The families of those Canadian soldiers lost and wounded fill my thoughts and the fate of Canadians still abroad, acting in defence of Canadian values, dominates my prayers.

Robert Bourassa
Statements by Members

2:10 p.m.


Claude Bachand Saint-Jean, QC

Mr. Speaker, former Quebec premier Robert Bourassa died seven years ago. The day after the failure of the Meech Lake accord in June 1990, he made a solemn and historic statement:

English Canada must understand in a very clear manner that whatever is said or done, Quebec is today and for all times a distinct society, free, capable of assuming its destiny and its development.

In Vancouver on March 2, 1996, the Minister of Intergovernmental Affairs made his first speech as minister. In it, he stated that formal recognition of Quebec's status as a distinct society was a crucial step towards reconciliation in Canada.

Are we to believe that the Minister of Intergovernmental Affairs feels that the recent and extremely centralist turn taken by Canadian federalism bears any resemblance to Robert Bourassa's notion of federalism, which is based on Canada's formal recognition of Quebec as a distinct society or to what the minister himself stated in his speech in Vancouver?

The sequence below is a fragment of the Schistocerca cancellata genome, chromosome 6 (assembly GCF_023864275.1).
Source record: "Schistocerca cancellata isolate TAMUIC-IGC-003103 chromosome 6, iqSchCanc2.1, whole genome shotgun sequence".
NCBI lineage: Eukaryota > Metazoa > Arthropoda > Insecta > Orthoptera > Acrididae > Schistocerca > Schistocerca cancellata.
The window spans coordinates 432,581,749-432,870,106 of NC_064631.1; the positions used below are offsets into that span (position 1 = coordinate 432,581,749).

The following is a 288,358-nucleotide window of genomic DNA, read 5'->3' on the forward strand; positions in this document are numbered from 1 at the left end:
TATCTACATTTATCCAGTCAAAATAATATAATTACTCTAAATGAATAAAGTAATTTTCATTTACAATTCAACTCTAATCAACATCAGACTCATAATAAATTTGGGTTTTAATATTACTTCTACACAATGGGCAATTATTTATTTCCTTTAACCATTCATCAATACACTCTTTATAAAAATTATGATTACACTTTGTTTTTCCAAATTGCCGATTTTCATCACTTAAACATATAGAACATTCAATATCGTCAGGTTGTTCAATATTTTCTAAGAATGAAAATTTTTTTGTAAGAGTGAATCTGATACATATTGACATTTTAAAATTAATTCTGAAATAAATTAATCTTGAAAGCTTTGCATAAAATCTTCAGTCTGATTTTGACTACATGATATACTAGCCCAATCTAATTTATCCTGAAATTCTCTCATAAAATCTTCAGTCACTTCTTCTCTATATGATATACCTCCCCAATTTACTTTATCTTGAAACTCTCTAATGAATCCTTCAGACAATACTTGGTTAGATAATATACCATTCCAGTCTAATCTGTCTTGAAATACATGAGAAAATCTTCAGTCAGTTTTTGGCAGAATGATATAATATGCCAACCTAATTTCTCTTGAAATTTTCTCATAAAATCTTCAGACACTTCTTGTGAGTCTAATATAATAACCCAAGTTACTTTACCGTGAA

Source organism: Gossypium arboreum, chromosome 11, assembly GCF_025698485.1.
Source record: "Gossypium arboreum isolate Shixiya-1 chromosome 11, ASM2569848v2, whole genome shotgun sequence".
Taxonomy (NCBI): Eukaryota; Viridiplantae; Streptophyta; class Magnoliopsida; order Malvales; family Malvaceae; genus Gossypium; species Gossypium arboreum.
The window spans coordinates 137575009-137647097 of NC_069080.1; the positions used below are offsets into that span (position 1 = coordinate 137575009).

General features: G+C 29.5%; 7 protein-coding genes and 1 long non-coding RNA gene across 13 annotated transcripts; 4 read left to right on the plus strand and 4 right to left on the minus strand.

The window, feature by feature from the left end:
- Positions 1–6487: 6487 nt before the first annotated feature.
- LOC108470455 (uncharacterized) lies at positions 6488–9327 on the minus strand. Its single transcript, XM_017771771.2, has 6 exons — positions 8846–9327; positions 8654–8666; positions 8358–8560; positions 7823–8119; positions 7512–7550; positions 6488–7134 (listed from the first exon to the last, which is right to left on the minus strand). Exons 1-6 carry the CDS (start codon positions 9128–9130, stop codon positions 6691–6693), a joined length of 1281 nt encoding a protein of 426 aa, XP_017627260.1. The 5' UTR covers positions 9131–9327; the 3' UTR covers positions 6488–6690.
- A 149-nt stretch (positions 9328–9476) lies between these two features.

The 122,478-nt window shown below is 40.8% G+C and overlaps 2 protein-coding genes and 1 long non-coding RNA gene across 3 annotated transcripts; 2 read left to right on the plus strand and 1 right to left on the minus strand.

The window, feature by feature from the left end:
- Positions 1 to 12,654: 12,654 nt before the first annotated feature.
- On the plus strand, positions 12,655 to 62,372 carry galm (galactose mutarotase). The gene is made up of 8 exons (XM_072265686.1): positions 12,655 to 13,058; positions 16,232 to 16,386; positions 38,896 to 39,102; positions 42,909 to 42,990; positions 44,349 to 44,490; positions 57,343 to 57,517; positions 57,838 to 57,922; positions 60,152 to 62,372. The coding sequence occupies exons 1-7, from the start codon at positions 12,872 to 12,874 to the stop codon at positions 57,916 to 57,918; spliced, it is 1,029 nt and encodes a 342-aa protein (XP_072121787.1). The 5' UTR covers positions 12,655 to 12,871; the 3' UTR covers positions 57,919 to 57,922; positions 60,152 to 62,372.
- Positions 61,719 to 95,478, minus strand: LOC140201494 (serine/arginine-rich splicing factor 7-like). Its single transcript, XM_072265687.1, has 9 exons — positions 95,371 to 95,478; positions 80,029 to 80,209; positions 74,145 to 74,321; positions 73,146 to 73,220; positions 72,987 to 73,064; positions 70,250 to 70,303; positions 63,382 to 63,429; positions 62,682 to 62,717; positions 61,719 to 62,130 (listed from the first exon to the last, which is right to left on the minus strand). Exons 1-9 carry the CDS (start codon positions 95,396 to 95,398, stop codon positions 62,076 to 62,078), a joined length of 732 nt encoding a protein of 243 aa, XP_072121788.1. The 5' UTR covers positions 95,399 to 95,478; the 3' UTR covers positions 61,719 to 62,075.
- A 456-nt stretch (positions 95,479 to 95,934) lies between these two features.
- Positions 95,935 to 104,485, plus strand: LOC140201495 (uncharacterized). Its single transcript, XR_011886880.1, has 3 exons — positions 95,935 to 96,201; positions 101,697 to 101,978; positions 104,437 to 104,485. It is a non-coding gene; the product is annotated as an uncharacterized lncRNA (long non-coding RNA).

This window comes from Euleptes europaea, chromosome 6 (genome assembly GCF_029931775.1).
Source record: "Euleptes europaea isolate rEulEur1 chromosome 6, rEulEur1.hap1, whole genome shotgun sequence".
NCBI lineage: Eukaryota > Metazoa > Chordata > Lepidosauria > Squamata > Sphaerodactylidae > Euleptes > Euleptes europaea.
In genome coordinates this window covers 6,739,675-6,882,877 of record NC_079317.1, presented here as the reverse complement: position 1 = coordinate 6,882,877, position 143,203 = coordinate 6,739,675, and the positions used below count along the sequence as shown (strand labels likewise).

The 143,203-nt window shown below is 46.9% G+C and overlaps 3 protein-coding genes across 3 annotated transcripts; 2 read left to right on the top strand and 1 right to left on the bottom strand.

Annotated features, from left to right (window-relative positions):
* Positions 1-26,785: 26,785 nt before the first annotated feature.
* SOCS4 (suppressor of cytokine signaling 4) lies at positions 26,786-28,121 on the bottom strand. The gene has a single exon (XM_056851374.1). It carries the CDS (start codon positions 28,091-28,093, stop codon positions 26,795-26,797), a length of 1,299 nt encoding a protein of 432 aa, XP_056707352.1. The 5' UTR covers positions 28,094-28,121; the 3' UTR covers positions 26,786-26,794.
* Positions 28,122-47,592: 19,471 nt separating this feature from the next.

This is hard to believe now.

Women's History Month
Statements by Members

2:10 p.m.


Judy Sgro York West, ON

Mr. Speaker, October is Women's History Month when many women will be recognized for the ways they have helped shape Canadian society. I am proud to stand in the House today to celebrate Dr. Emily Howard Jennings Stowe for her contribution in the field of medicine.

Dr. Stowe began her career as a teacher in Ontario and at the age of 23 became Ontario's first female school principal. After her husband's death and with three children to support, Emily pursued a career in medicine.

Barred from medical school in Canada because she was a woman, she trained in the U.S.A. and returned to Canada in 1867 to practice medicine. She became the first practising woman doctor in Canada and went on to crusade for women's suffrage and the rights of women.

Dr. Stowe co-founded the Toronto Women's Medical College ensuring women had equal opportunities in the medical profession.